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Songs
1
We Are One4:27
4.5
8 total
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Genres
Tracks
1
Released
December 19, 2018
Label
℗ 2018 Showtime Records (South Africa)
File type
MP3
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Streaming and by permanent download to your computer and/or device
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Beverley Knight was responsible for some classy soulful singles throughout the late '90s and into the new century but she had never managed however to attain much in the way of album sales, her best effort to date being the number seven Who I Am from 2002. So the climate was ripe for a greatest-hits collection which EMI hoped would place her in a more adult-oriented market. Voice was very representative of her body of work, containing 15 tracks in total and three bonus tracks, including a version of Chaka Khan's "Sweet Thing," and a live cover of Robbie Williams' career-defining hit "Angels," recorded for Radio 2 with a simple piano background and a gospel-style vocal. Of the 12 remaining tracks, every one had been a hit single from her debut back in 1995: "Flavour of the Old School," complete with its formulaic rap break, through to her then-most recent hits "Keep This Fire Burning," and a brave attempt at an R&B version of Janis Joplin's "Piece of My Heart." Her music ranged from the ultra smooth ballads "Gold" and "Who's Gonna Save Your Soul" to the Chic-"Good Times" sampled "Made It Back," and the '70s disco influenced "Greatest Day." Although she had been hitting the charts quite regularly since 1995, albeit not that close to the top, it was with the dance track "Shoulda Woulda Coulda" in 2002 that she finally broke through to the Top Ten and the album opens with this hit. In fact, the first four tracks were her two biggest singles, including 2004's "Come as You Are," and the two most recent hits: the Joplin track and "Keep This Fire Burning."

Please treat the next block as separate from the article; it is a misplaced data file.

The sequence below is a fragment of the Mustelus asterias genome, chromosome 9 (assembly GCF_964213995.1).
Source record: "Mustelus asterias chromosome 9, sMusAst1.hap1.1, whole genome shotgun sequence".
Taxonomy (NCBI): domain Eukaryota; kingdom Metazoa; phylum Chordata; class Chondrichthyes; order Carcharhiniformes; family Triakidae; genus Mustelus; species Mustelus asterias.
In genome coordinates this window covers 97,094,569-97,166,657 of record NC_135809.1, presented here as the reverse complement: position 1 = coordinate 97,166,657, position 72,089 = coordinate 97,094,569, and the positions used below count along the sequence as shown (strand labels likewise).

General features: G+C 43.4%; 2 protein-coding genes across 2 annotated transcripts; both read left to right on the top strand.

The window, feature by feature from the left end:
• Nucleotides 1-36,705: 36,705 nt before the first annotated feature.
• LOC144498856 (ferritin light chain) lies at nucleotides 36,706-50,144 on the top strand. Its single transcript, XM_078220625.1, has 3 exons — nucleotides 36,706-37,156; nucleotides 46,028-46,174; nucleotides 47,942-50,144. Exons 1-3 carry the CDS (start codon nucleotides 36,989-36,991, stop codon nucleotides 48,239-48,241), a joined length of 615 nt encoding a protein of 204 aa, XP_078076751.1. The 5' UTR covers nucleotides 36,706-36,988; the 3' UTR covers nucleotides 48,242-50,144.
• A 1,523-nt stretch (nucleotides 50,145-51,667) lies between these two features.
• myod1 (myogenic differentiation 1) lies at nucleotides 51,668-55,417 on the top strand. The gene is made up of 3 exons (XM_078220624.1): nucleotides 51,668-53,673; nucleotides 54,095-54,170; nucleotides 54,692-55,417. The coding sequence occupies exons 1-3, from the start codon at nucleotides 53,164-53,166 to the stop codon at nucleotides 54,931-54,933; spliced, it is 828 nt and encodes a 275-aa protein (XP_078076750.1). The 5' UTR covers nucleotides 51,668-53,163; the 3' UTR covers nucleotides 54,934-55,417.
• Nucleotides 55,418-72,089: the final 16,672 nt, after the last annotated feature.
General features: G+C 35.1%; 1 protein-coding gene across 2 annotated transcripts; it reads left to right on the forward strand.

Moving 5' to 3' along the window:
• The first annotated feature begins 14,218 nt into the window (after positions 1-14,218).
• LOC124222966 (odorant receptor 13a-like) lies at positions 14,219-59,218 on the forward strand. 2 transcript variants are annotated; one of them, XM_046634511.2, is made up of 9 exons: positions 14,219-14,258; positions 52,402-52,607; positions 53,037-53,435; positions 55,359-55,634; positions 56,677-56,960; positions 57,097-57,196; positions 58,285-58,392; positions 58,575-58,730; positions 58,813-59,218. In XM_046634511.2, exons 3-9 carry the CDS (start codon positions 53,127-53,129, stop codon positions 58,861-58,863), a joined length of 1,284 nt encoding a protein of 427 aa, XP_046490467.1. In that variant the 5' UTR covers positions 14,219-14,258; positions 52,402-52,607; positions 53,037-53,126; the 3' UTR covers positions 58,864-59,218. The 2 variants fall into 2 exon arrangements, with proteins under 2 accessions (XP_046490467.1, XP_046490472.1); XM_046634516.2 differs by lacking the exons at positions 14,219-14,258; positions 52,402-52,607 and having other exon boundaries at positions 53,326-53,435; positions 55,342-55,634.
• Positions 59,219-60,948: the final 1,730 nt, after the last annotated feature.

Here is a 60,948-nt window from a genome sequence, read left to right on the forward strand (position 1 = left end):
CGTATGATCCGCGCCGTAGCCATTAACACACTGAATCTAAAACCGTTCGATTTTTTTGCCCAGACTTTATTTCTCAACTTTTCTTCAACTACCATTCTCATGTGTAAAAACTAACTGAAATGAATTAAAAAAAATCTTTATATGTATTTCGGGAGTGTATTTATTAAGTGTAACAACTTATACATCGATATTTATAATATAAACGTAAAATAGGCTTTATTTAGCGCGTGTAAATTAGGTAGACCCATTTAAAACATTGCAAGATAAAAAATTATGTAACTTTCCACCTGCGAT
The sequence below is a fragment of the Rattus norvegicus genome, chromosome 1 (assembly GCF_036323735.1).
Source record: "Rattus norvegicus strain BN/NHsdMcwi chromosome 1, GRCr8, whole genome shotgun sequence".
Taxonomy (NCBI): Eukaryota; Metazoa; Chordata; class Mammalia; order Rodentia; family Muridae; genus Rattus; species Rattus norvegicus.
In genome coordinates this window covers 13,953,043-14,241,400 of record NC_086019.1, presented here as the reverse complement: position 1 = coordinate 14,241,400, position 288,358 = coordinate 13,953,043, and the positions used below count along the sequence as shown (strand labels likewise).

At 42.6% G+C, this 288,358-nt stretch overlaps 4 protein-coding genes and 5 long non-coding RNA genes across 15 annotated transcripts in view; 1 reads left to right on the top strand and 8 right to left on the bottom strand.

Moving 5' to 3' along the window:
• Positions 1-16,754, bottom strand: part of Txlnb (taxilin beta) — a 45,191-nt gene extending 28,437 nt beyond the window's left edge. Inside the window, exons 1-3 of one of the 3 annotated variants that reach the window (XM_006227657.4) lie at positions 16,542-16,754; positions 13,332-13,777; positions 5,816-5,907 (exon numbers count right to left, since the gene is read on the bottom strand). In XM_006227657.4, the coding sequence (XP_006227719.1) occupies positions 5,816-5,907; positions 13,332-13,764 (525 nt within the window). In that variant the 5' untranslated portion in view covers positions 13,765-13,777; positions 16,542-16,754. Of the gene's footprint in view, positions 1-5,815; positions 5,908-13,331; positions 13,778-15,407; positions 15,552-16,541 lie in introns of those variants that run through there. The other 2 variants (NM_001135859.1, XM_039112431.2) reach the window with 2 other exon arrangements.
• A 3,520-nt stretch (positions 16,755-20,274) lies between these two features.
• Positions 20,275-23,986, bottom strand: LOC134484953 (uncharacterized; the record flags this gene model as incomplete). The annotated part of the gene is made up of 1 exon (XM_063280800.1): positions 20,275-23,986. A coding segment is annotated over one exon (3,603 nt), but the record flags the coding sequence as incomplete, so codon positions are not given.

Recorded in just five days in the deep south of Nashville, Tennessee, Music City Soul sees one of Britain's most accomplished urban talents, Beverley Knight, return to her roots following the underperformance of 2004's highly commercial Affirmation. Despite its recording location, the Wolverhampton diva's fifth studio album hasn't gone all country, but instead focuses on the Southern soul sounds of the '60s that influenced her early career. Whether it's a knee-jerk response to the disappointing sales of her "all-bases-covered" predecessor, or a genuine affectionate homage to the likes of Al Green, Sam Cooke, and Aretha Franklin, its 15 tracks are undeniably and authentically old-school, thanks to Mark Nevers' organic production, Knight's full-throttled soulful vocals, and an inspired choice of collaborators and song choices. The Rolling Stones' Ronnie Wood lends his guitar skills to three tracks, including the bluesy feel-good opener "Every Time You See My Smile," and an impassioned gospel take on his own band's 1964 hit "Time on My Side," Robbie Williams' former songwriting partner Guy Chambers offers his trademark melodic sensibilities to both "Black Butta," a rip-roaring slice of rock & roll which owes more than a nod to Ike & Tina Turner's "Nutbush City Limits", and the Aerosmith-goes-funk of "Saviour," while the achingly gorgeous "No Man's Land," a languid but luscious ballad which showcases a rarely seen fragile side to Knight's usual blistering vocal presence, is the album's stand-out track, co-written with Adele and Joss Stone cohort Eg White. But suffering the same fate as many of her releases, Music City Soul can't sustain the same standard throughout, as she fails to make her mark on pedestrian cover versions of Homer Banks' "Ain't That a Lot of Love" and Aretha Franklin's "Rock Steady," while the likes of "Tell Me I'm Wrong" and "Trade It Up" seem more concerned with replicating the period's vintage sound than providing any memorable hooks or melodies. Music City Soul may be one of the more credible Southern soul pastiches, but by looking to the past instead of focusing on the future, Knight is now in danger of surrendering her Queen of U.K. soul crown.
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